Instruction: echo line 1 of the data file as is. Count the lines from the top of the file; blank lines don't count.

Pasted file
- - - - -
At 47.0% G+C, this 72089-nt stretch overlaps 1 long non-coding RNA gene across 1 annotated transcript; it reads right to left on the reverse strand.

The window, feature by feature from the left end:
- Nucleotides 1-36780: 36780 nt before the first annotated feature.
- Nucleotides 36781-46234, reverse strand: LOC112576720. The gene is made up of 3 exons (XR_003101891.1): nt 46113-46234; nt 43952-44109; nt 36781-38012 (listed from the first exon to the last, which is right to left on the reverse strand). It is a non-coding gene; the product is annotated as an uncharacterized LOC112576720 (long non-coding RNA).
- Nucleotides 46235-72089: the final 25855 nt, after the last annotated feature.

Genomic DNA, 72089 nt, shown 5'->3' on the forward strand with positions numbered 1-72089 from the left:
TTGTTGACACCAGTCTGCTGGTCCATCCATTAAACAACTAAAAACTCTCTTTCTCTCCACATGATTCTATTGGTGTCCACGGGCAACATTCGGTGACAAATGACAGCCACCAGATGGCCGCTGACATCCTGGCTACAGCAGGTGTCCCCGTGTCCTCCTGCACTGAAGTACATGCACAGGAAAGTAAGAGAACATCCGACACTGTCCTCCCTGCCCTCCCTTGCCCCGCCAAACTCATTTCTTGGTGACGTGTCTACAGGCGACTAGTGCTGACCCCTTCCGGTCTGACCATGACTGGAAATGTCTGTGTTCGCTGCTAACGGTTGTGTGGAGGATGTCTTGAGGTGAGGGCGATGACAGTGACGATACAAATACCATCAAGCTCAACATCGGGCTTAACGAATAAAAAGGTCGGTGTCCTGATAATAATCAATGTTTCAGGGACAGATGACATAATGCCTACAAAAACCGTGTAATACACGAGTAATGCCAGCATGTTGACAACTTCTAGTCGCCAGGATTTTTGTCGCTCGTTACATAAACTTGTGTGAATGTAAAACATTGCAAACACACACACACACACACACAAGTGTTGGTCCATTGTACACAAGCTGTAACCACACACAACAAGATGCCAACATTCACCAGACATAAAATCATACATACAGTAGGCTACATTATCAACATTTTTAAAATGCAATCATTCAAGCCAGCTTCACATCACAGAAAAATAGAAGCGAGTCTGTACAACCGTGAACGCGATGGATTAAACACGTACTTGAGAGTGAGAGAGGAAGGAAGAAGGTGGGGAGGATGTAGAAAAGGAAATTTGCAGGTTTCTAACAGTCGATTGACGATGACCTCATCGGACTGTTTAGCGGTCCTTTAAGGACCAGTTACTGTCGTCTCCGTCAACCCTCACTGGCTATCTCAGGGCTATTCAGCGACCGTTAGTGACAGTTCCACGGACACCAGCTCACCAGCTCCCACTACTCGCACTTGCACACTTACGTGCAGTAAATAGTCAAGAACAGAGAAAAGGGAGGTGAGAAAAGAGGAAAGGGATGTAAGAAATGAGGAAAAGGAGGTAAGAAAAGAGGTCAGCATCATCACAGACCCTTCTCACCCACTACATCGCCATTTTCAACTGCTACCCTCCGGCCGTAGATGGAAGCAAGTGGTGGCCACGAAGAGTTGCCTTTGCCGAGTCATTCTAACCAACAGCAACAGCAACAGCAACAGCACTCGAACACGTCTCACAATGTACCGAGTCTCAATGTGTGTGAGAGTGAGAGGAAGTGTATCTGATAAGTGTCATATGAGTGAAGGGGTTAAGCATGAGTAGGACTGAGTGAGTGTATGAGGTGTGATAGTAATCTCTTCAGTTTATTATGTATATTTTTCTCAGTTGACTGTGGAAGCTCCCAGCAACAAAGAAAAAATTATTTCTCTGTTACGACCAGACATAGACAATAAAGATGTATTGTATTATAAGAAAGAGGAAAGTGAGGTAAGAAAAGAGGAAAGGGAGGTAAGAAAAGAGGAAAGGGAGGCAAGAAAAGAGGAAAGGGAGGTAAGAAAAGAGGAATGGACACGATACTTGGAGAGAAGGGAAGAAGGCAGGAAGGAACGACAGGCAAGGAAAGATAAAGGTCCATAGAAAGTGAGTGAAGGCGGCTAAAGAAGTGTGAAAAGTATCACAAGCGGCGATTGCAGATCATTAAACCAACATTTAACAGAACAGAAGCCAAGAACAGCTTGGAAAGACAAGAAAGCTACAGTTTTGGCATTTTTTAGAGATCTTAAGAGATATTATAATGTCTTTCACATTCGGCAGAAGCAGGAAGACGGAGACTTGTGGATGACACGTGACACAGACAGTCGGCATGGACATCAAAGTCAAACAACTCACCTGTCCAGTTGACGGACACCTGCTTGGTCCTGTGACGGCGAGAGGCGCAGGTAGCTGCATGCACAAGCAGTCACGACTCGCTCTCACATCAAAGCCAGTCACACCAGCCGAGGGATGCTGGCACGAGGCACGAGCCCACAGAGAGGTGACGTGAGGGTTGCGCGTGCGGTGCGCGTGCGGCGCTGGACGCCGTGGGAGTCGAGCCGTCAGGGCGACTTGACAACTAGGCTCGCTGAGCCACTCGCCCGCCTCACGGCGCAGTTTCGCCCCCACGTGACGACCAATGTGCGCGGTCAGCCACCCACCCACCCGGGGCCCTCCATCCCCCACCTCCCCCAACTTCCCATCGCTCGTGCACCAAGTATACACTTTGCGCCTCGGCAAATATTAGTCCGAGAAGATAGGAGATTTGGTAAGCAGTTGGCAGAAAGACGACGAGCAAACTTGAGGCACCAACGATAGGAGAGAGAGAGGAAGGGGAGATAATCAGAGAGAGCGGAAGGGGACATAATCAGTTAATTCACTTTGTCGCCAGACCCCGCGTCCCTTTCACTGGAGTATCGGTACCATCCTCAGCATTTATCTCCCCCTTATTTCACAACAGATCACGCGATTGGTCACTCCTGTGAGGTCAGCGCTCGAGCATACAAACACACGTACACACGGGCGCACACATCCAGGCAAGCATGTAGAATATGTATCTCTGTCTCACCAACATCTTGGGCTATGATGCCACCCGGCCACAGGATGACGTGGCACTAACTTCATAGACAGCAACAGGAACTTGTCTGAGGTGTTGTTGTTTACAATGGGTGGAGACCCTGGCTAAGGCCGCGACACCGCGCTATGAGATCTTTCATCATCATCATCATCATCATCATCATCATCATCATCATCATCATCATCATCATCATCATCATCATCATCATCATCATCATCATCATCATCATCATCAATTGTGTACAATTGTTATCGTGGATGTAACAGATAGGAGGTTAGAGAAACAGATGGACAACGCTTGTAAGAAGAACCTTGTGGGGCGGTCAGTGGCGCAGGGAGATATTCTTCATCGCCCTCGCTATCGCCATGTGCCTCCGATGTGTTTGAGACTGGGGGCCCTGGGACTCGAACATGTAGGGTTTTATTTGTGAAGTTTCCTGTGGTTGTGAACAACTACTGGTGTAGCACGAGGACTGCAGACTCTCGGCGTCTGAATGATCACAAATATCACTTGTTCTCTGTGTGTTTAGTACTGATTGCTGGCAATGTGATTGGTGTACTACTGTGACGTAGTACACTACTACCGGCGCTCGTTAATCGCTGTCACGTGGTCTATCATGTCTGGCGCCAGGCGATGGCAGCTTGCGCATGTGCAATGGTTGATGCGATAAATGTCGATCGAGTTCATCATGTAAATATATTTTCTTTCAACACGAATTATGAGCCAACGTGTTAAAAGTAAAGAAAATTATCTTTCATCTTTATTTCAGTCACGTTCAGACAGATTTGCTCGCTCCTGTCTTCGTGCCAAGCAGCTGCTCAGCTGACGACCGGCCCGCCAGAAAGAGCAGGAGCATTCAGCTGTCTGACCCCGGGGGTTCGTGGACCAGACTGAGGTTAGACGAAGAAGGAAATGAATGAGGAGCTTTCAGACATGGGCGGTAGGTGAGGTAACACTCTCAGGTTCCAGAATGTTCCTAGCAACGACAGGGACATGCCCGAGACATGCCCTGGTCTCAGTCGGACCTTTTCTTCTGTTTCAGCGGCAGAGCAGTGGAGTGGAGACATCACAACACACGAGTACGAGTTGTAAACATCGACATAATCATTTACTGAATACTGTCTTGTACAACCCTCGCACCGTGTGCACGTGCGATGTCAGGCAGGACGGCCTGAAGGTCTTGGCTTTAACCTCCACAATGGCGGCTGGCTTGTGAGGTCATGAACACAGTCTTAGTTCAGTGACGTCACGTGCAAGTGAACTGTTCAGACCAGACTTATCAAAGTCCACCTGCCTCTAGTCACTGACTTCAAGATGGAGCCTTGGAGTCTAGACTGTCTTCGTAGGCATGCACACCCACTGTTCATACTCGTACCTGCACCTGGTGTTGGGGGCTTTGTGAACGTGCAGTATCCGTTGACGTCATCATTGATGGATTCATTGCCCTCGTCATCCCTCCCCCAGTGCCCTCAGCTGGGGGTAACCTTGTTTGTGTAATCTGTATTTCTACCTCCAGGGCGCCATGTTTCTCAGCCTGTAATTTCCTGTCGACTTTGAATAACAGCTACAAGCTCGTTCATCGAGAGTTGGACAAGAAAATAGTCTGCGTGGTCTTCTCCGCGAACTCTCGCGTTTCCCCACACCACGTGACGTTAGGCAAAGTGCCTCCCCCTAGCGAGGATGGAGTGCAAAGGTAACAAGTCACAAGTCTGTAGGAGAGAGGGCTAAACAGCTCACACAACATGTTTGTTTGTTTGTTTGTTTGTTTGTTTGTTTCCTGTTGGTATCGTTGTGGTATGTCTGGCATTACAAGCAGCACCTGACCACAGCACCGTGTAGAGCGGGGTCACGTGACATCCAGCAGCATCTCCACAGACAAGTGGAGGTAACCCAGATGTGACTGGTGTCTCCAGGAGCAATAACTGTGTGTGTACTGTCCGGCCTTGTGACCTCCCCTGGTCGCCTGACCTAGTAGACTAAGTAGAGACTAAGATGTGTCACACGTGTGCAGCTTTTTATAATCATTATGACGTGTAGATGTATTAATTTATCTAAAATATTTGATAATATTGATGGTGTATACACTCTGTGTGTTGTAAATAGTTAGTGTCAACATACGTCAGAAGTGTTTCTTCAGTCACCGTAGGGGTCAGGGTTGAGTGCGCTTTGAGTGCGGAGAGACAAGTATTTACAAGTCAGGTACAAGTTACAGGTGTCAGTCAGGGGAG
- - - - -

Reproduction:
At 47.0% G+C, this 72089-nt stretch overlaps 1 long non-coding RNA gene across 1 annotated transcript; it reads right to left on the reverse strand.